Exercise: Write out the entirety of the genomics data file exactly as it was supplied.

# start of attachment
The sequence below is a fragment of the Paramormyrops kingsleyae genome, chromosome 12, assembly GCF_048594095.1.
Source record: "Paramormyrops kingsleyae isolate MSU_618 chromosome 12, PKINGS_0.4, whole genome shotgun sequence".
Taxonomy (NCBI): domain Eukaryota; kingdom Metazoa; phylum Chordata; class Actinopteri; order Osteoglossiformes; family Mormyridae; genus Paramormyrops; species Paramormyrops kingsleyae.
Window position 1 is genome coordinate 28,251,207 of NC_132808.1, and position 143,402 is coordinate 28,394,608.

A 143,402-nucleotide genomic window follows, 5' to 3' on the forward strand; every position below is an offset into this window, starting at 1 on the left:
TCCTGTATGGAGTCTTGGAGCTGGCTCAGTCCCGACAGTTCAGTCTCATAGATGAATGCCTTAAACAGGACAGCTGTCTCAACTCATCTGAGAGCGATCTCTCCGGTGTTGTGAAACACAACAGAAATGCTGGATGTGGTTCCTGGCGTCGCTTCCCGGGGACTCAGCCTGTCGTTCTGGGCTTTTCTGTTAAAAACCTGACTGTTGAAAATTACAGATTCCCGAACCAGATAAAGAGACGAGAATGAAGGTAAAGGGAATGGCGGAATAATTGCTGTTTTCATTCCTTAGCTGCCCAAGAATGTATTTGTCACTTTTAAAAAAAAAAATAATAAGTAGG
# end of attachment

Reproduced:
The sequence below is a fragment of the Paramormyrops kingsleyae genome, chromosome 12, assembly GCF_048594095.1.
Source record: "Paramormyrops kingsleyae isolate MSU_618 chromosome 12, PKINGS_0.4, whole genome shotgun sequence".
Taxonomy (NCBI): domain Eukaryota; kingdom Metazoa; phylum Chordata; class Actinopteri; order Osteoglossiformes; family Mormyridae; genus Paramormyrops; species Paramormyrops kingsleyae.
Window position 1 is genome coordinate 28,251,207 of NC_132808.1, and position 143,402 is coordinate 28,394,608.

A 143,402-nucleotide genomic window follows, 5' to 3' on the forward strand; every position below is an offset into this window, starting at 1 on the left:
TCCTGTATGGAGTCTTGGAGCTGGCTCAGTCCCGACAGTTCAGTCTCATAGATGAATGCCTTAAACAGGACAGCTGTCTCAACTCATCTGAGAGCGATCTCTCCGGTGTTGTGAAACACAACAGAAATGCTGGATGTGGTTCCTGGCGTCGCTTCCCGGGGACTCAGCCTGTCGTTCTGGGCTTTTCTGTTAAAAACCTGACTGTTGAAAATTACAGATTCCCGAACCAGATAAAGAGACGAGAATGAAGGTAAAGGGAATGGCGGAATAATTGCTGTTTTCATTCCTTAGCTGCCCAAGAATGTATTTGTCACTTTTAAAAAAAAAAATAATAAGTAGG